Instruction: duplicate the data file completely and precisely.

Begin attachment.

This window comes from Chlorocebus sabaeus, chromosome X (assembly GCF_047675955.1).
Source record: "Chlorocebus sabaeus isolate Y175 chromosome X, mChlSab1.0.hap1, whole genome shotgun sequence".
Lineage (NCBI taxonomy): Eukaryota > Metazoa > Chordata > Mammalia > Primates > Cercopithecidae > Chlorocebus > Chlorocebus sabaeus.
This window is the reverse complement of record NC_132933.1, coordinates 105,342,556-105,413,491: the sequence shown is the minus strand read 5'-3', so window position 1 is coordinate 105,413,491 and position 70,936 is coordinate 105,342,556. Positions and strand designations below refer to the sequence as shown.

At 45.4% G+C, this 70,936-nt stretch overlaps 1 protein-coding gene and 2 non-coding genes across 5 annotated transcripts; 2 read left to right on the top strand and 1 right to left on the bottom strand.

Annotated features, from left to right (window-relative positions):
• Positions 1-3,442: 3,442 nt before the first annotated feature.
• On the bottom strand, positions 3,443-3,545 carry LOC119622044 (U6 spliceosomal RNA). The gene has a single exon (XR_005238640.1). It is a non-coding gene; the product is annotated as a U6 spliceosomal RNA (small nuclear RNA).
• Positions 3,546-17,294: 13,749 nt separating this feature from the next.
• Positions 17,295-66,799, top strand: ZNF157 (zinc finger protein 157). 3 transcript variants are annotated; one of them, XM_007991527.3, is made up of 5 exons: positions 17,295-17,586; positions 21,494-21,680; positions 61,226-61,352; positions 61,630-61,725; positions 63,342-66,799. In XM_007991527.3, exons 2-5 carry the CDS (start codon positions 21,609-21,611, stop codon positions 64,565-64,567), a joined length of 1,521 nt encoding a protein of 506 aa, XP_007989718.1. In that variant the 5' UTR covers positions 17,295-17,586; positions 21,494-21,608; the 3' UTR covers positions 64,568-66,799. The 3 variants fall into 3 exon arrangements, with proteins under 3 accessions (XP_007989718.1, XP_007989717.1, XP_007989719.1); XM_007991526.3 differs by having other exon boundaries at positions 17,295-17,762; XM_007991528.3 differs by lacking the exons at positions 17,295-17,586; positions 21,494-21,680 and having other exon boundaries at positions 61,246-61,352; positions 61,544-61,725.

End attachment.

This window comes from Chlorocebus sabaeus, chromosome X (assembly GCF_047675955.1).
Source record: "Chlorocebus sabaeus isolate Y175 chromosome X, mChlSab1.0.hap1, whole genome shotgun sequence".
Lineage (NCBI taxonomy): Eukaryota > Metazoa > Chordata > Mammalia > Primates > Cercopithecidae > Chlorocebus > Chlorocebus sabaeus.
This window is the reverse complement of record NC_132933.1, coordinates 105,342,556-105,413,491: the sequence shown is the minus strand read 5'-3', so window position 1 is coordinate 105,413,491 and position 70,936 is coordinate 105,342,556. Positions and strand designations below refer to the sequence as shown.

At 45.4% G+C, this 70,936-nt stretch overlaps 1 protein-coding gene and 2 non-coding genes across 5 annotated transcripts; 2 read left to right on the top strand and 1 right to left on the bottom strand.

Annotated features, from left to right (window-relative positions):
• Positions 1-3,442: 3,442 nt before the first annotated feature.
• On the bottom strand, positions 3,443-3,545 carry LOC119622044 (U6 spliceosomal RNA). The gene has a single exon (XR_005238640.1). It is a non-coding gene; the product is annotated as a U6 spliceosomal RNA (small nuclear RNA).
• Positions 3,546-17,294: 13,749 nt separating this feature from the next.
• Positions 17,295-66,799, top strand: ZNF157 (zinc finger protein 157). 3 transcript variants are annotated; one of them, XM_007991527.3, is made up of 5 exons: positions 17,295-17,586; positions 21,494-21,680; positions 61,226-61,352; positions 61,630-61,725; positions 63,342-66,799. In XM_007991527.3, exons 2-5 carry the CDS (start codon positions 21,609-21,611, stop codon positions 64,565-64,567), a joined length of 1,521 nt encoding a protein of 506 aa, XP_007989718.1. In that variant the 5' UTR covers positions 17,295-17,586; positions 21,494-21,608; the 3' UTR covers positions 64,568-66,799. The 3 variants fall into 3 exon arrangements, with proteins under 3 accessions (XP_007989718.1, XP_007989717.1, XP_007989719.1); XM_007991526.3 differs by having other exon boundaries at positions 17,295-17,762; XM_007991528.3 differs by lacking the exons at positions 17,295-17,586; positions 21,494-21,680 and having other exon boundaries at positions 61,246-61,352; positions 61,544-61,725.